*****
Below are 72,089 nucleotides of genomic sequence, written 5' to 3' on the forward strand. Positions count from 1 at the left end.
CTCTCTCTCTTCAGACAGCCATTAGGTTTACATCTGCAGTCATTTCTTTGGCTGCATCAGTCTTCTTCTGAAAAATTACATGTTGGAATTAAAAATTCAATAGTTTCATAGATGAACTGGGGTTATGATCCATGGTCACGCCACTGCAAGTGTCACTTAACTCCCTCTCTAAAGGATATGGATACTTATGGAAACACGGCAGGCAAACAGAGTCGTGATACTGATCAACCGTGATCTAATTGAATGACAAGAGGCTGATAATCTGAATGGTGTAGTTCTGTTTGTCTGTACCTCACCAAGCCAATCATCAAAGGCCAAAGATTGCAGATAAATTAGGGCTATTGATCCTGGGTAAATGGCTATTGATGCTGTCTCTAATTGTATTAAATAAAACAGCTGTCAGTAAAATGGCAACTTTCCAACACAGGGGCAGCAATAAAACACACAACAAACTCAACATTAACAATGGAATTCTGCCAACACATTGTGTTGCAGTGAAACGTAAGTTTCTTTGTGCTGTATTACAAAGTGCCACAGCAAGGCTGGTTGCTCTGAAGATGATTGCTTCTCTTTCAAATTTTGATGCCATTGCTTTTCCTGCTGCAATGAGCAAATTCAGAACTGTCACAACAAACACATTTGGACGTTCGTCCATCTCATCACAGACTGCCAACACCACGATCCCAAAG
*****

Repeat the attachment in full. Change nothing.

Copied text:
Below are 72,089 nucleotides of genomic sequence, written 5' to 3' on the forward strand. Positions count from 1 at the left end.
CTCTCTCTCTTCAGACAGCCATTAGGTTTACATCTGCAGTCATTTCTTTGGCTGCATCAGTCTTCTTCTGAAAAATTACATGTTGGAATTAAAAATTCAATAGTTTCATAGATGAACTGGGGTTATGATCCATGGTCACGCCACTGCAAGTGTCACTTAACTCCCTCTCTAAAGGATATGGATACTTATGGAAACACGGCAGGCAAACAGAGTCGTGATACTGATCAACCGTGATCTAATTGAATGACAAGAGGCTGATAATCTGAATGGTGTAGTTCTGTTTGTCTGTACCTCACCAAGCCAATCATCAAAGGCCAAAGATTGCAGATAAATTAGGGCTATTGATCCTGGGTAAATGGCTATTGATGCTGTCTCTAATTGTATTAAATAAAACAGCTGTCAGTAAAATGGCAACTTTCCAACACAGGGGCAGCAATAAAACACACAACAAACTCAACATTAACAATGGAATTCTGCCAACACATTGTGTTGCAGTGAAACGTAAGTTTCTTTGTGCTGTATTACAAAGTGCCACAGCAAGGCTGGTTGCTCTGAAGATGATTGCTTCTCTTTCAAATTTTGATGCCATTGCTTTTCCTGCTGCAATGAGCAAATTCAGAACTGTCACAACAAACACATTTGGACGTTCGTCCATCTCATCACAGACTGCCAACACCACGATCCCAAAG